Does it make sense to develop an in-house application monitoring tool in 2023?

Despite the significant benefits of current real-time application monitoring systems, there are still incentives to develop an application performance monitoring tool in-house. However, there are several factors to consider before deciding whether to develop an application performance monitoring tool in-house or use a third-party solution.



Developing an application performance monitoring tool requires significant resources, including time, money, and expertise. It may be more cost-effective for smaller businesses to use a third-party solution rather than investing in building an in-house tool.



A third-party solution can often scale more effectively than an in-house tool. As the business grows, the demand for monitoring tools may increase. A third-party solution can often handle this increased demand more efficiently than an in-house tool.



Developing an application performance monitoring tool requires specialized expertise in areas such as software development, data analysis, and monitoring best practices. It may be challenging for smaller businesses to attract and retain the necessary expertise to build an effective in-house tool.



A third-party solution typically comes with support and maintenance services. These services can be valuable in ensuring that the tool remains effective and up-to-date over time. Developing an in-house tool may require the business to provide its own support and maintenance, which can be challenging for smaller businesses with limited resources.



Third-party solutions typically have a larger user base and more extensive resources to invest in innovation and new features. An in-house tool may be limited by the resources and expertise available within the business.


However, there are also some advantages to developing an application performance monitoring tool in-house. These include:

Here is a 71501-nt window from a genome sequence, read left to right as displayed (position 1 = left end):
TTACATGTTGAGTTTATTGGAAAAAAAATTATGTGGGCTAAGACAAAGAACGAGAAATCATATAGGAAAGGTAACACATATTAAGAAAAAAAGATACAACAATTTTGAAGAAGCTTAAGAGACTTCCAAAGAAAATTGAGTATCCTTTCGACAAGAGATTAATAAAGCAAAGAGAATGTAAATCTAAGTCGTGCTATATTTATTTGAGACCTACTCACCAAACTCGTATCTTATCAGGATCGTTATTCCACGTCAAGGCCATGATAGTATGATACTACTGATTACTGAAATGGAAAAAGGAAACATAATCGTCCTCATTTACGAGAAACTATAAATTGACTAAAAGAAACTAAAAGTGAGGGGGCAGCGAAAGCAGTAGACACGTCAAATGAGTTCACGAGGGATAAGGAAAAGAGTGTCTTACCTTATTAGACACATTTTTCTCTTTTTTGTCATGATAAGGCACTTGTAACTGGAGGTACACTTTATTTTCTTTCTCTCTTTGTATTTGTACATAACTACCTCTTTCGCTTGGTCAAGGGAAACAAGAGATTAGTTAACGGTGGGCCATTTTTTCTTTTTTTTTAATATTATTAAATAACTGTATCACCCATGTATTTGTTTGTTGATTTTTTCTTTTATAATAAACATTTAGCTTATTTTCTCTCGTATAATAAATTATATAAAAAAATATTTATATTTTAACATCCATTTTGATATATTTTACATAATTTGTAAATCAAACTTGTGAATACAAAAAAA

An in-house tool can be customized to the specific needs of the business. This can provide more granular control over monitoring and reporting capabilities.



An in-house tool can be designed with the specific security needs of the business in mind. This can provide greater peace of mind for businesses that handle sensitive data or operate in regulated industries.



An in-house tool can be integrated more effectively with other internal systems and tools. This can provide a more seamless experience for users and make it easier to share data across different systems.

Read on: How To Choose The Right Application Monitoring Tool


In conclusion, whether it makes sense to develop an application performance monitoring tool in-house depends on a variety of factors. Smaller businesses with limited resources may find it more cost-effective to use a third-party solution such as LogMill. However, larger businesses with specific customization, security, or integration needs may benefit from developing an in-house tool. Ultimately, the decision should be based on a careful evaluation of the business's needs, resources, and long-term goals.



Cookie Settings


When you visit any website, it may store or retrieve information on your browser in the form of cookies. This information may be about you, your preferences or your device. This is mostly used to make the website work as you would expect it to. The information doesn’t identify you but can be used to offer a more personalized web experience.

Because we respect your right to privacy, you can choose to not allow certain types of cookies. By clicking on the different category headings, you can find out more and change from our default settings. However, blocking certain types of cookies may negatively impact your experience on this site and the services we are able to offer.

Cookie Policy

Manage Consent Preferences

These cookies are necessary for the website to be able to function, hence cannot be switched off in our systems. They are usually only set in response to actions made by you which amount to a request for services. This includes setting your privacy preferences, logging in or filling in forms. You can set up your browser to block or alert you about these cookies, however some parts of the website won’t work as a result. These cookies don’t store any personally identifiable information.

These cookies allow us to count visits and traffic sources, so we can measure and improve the performance of our site. They help us know which pages are the most and least popular and see how visitors move around the site. All information these cookies collect is aggregated and therefore anonymous. If you do not allow these cookies, we will not know when you have visited our site.

These cookies may be set through our site by our advertising partners. They may be used by those companies to build a profile of your interests and show you relevant adverts on other sites.    They do not store directly personal information, but are based on uniquely identifying your browser and internet device. If you do not allow these cookies, you will experience less targeted advertising.